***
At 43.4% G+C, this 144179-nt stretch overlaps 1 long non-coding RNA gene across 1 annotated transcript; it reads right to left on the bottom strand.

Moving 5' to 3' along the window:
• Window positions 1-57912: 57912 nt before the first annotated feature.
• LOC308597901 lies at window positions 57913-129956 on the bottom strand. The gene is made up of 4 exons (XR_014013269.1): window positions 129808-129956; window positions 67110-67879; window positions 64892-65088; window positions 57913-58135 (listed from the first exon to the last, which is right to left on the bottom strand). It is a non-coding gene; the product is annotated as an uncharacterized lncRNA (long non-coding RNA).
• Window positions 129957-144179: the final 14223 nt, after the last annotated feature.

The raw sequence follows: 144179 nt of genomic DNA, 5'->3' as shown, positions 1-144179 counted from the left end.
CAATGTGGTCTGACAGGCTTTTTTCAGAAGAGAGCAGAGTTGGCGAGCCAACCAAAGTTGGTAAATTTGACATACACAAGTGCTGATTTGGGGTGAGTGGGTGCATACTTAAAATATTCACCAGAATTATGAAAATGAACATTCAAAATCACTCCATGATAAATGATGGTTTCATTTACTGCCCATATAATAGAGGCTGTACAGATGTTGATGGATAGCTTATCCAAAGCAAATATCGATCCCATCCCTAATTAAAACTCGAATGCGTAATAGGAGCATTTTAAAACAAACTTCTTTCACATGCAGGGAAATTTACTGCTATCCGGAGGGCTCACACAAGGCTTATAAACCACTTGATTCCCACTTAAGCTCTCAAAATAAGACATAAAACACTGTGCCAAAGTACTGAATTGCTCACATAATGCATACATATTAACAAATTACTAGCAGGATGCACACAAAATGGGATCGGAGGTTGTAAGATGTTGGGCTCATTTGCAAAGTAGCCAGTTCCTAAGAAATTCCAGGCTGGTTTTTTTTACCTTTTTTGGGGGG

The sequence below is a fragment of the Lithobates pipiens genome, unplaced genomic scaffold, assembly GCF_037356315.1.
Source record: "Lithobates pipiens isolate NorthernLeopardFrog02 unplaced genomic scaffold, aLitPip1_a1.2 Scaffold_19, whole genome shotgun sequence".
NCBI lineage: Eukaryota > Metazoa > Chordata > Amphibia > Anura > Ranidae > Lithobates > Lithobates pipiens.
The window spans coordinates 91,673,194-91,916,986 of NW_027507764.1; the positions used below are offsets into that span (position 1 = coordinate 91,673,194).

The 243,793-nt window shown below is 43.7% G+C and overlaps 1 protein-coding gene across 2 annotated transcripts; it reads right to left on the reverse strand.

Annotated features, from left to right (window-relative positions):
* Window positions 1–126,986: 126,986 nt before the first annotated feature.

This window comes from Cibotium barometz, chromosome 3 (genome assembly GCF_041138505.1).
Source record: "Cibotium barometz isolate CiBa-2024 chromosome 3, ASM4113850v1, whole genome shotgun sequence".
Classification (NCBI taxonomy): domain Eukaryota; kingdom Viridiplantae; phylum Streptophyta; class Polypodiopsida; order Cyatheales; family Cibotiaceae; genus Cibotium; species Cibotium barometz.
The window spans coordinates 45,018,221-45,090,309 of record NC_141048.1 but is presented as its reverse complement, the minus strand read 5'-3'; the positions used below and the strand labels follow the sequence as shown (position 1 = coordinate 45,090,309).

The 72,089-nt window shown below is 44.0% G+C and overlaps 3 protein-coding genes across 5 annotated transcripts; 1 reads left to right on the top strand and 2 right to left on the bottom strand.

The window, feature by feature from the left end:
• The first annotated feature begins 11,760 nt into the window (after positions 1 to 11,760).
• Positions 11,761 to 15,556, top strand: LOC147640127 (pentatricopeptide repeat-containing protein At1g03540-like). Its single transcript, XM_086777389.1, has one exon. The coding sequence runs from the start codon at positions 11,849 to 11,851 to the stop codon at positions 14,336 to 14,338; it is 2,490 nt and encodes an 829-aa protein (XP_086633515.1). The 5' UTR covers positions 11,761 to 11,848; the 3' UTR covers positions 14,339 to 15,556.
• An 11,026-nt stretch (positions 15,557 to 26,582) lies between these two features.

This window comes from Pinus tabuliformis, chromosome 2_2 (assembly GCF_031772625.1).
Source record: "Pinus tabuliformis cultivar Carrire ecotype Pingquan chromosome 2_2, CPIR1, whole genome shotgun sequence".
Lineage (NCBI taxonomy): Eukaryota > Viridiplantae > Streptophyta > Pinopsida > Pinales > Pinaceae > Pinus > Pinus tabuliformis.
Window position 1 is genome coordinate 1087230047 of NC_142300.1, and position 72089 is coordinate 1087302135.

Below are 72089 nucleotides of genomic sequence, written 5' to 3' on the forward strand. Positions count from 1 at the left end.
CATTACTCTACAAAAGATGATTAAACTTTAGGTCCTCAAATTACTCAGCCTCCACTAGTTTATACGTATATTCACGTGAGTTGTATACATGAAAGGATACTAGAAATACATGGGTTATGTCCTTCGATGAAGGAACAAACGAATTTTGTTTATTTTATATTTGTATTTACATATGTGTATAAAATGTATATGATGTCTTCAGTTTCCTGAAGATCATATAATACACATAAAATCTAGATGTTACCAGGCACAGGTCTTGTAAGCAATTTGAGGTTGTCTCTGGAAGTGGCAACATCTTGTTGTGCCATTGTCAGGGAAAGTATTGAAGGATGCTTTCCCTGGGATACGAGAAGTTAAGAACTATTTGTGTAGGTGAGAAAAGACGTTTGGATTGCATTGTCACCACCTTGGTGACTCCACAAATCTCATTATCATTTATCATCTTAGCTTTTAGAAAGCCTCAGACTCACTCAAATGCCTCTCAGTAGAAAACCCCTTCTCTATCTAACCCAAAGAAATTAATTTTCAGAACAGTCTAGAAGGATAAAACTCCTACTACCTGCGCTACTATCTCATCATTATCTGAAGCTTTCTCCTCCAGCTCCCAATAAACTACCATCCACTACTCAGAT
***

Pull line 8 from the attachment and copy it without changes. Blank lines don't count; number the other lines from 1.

The sequence below is a fragment of the Lithobates pipiens genome, unplaced genomic scaffold, assembly GCF_037356315.1.